The Maverick inov-8 X Series Exmoor - Through the Eyes of MTD Elite Julia Davis
The Maverick inov-8 X-Series Exmoor.
Words by: MTD Elite Julia Davis
Huge vistas of open ocean, rolling coast path, mega steep climbs and epic forest were the greeting from the Maverick X Series opener in Exmoor. The most beautiful race on the Maverick calendar for sure.
I personally love the X series. Anyone who knows me will not have an iota of surprise about that fact. I missed out on Exmoor trail run fun last year so this year was a real treat. Being really honest, I was with probably many others who thought “Exmoor” and the image of bleak moorland comes into your head and it’s a long old drive for some for that but this route was more spectacular than many I’m sure people travel abroad for. If you don’t believe me, go check out the video of Ben & Justin running the route earlier this year: https://vimeo.com/320952473
The 4am alarm went off far too soon but crawling out of bed is worth it for a day of adventure and luckily I didn’t even have to drive (thanks Dan) so breakfast prepared, double kit packed (not chancing being caught out by wet weather again) and we were on the road half an hour later. At least summer early mornings don’t feel quite so bad when it’s already light outside. After weeks of incessant rain, I had everything crossed for some June sunshine but travelling through a few heavy showers I wasn’t feeling too hopeful.
Arriving at the venue, located on a farm tucked away in the Devon countryside you quickly get absorbed by the Maverick atmosphere with friendly faces all over the place and that buzz of excitement as it seemed the Maverick weather Gods were going to be shining on us today! For me, this was just a training run to strictly run easier and test myself to not push the pace, have time on feet, climb some hills and enjoy the view so I started in the middle and rolled with the pack. Again, if you know me I don’t usually like to take the easy road but luckily it wasn’t long before those epic coastal views started to open up and the first climb of the day was upon us which quickly split the pack apart – some taking it easy with a good 20-odd miles to go and others burning up at a fair clip knowing it wouldn’t be too long a day out. For me, the aim of the game was to hold on to that energy and reign in the pace to save myself…not easy when I fundamentally love an uphill grind…!
We tumbled back down to the coast path and trundled into Lynton where the short route runners filtered off and I, as usual, managed to go the wrong way by totally bypassing a left turn up hill and looping around town until Jay yelled at me to turn back. Pay attention Jules.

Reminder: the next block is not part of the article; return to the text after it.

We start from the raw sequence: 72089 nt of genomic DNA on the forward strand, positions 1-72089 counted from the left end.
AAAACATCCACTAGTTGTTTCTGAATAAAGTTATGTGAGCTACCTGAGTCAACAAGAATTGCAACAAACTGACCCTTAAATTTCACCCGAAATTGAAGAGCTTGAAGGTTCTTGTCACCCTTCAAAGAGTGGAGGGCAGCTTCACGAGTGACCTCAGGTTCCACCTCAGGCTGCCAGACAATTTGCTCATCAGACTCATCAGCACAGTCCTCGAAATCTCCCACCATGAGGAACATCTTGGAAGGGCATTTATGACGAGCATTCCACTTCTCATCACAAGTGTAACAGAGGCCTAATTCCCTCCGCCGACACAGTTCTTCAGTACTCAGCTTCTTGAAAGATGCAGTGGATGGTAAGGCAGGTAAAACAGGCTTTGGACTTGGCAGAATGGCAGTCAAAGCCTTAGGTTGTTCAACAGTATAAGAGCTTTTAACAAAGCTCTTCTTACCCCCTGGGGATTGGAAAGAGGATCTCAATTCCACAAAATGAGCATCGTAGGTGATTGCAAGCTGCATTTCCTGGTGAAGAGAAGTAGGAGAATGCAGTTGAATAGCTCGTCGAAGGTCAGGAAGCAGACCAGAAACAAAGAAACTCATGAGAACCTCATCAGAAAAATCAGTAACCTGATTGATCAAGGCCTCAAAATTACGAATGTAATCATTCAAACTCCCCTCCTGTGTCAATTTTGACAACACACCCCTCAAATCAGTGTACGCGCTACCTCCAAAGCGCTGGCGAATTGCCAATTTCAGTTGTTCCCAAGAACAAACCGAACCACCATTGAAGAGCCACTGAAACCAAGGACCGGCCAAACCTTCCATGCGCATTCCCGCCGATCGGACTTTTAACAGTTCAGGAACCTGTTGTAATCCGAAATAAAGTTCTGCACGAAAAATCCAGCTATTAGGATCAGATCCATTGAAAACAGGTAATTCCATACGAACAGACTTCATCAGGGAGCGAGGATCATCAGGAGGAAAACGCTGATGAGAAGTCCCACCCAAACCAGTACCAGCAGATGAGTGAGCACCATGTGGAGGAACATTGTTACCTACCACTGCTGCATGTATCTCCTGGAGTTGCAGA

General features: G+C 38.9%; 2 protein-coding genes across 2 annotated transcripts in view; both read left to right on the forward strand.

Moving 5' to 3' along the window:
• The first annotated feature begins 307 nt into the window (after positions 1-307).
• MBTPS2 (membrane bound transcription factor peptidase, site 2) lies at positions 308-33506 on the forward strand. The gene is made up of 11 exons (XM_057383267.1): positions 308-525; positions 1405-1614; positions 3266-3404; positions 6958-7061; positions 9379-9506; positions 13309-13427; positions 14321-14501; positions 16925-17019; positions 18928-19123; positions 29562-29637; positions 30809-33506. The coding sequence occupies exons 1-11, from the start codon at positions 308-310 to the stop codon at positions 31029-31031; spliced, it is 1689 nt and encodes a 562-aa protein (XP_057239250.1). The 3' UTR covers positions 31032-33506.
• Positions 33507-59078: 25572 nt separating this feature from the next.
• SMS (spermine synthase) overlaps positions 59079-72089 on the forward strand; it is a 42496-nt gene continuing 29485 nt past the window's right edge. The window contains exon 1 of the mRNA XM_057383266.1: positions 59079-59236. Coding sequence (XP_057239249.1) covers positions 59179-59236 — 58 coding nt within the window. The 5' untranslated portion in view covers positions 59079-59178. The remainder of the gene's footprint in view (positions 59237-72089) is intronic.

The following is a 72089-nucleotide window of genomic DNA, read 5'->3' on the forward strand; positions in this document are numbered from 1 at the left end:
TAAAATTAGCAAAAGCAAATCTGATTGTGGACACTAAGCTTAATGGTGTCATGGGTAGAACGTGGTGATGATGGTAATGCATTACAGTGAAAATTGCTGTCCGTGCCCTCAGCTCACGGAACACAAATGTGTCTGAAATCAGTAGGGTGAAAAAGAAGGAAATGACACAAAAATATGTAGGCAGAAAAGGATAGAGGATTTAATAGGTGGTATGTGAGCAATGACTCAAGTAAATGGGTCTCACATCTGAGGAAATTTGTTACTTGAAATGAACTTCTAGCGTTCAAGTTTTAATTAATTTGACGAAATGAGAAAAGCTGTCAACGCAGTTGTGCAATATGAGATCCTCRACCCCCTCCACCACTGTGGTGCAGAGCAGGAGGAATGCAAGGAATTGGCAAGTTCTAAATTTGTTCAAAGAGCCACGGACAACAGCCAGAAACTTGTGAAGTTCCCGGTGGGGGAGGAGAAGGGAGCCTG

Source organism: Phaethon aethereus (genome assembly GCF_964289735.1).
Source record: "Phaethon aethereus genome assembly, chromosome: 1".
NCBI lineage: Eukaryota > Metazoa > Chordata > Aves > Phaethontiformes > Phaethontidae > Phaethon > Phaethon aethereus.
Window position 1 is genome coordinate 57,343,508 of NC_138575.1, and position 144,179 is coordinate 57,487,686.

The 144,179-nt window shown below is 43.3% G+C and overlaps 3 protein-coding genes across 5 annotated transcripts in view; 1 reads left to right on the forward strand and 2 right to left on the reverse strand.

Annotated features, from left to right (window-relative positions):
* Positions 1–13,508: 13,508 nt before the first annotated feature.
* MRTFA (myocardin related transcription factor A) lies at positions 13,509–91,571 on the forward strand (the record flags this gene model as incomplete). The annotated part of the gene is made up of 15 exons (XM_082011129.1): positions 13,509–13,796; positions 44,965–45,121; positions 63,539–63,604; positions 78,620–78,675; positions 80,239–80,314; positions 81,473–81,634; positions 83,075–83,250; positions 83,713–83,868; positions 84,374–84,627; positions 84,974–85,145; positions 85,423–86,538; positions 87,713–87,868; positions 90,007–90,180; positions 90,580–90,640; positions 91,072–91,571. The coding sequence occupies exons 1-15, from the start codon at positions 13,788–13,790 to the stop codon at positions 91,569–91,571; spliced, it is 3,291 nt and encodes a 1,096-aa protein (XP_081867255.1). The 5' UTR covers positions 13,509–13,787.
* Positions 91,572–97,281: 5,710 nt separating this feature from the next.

Back on track and back on the coast path we could move quickly on gravel and tarmac trails until we came into contact with the infamous Lynton mountain goats. Running through the Valley of the Rocks, we were informed there “might be some goats on the path”. Some goats meant about 20 HUGE billy goats coming at us from all directions, slightly terrifying when you’re not far off a big cliff drop straight into the sea. These goats were big enough to ride but goat rodeo was not an option today. After the goats came the hairiest bit of coast path I’ve ever been on with shaley loose paths that one bad footing on and you could be swimming home. It was only at this point that I realised my shoes have mostly lost their grip…slithering around and falling into the cliff to avoid probable death (me, over dramatizing much?!) these were some of the slowest miles I ran all day. Luckily, I wasn’t in much of a rush so focused on the task in hand & surviving while the few braver than I ran past as if we were in open fields with no danger of slipping off a cliff. Each to their own, I’m just a wuss.
The coast path takes you to about half way and from there we weaved through trees with beautiful purple rhododendrons and foxgloves scattered in the hedges, skipping over rivers and moving quicker on the runnable rolling trails. The second half mainly ran along the river heading back to base and with the field so spread out it was nice to run solo and trot along happily enjoying the sunshine and beautiful trails along the water. Holding back the pace and eating a shit tonne meant I felt pretty spritely trundling through the second half and the last few miles I had to really hold back from dropping the hammer, knowing how dearly I’d pay in recovery if I went wild.
For me, Maverick race finish lines are not only a sense of achievement at having completed the course but the vibe coming back to camp with all the friendly faces I know so well waiting to greet you back. I crossed the line feeling like perhaps I should head out again for another hour or two to just see that epic route again. Instead it was all about enjoying some finish line chats, pizzas and the best recovery milkshake I’ve had with my Maverick family and the legendary hound Watson. Hanging at the end is possibly one of my favourite bits (after the running of course) to cheer everyone else in, hear the stories from the trail and enjoy a beer in the sunshine.
Personally, I was proud of myself for not getting carried away and emptying the tank by running hard. It’s something I’ve been working on to truly know and appreciate that balance, respecting the purpose for each run to reap the rewards. It meant I could happily run the next day and wasn’t having to spend a week getting my energy levels back. I was equally proud to have embraced the wise words of coach Robbie and ate my way around. I managed to get through several Gus, bottles of energy drink & Precision Hydration – only a year ago I would have thought this unimaginable but you do reap the benefits.
Next year, come and play on the Maverick Exmoor route because you will not be disappointed. Until then, we have 2 more X series to go Peak District and (my now second favourite) SNOWDON!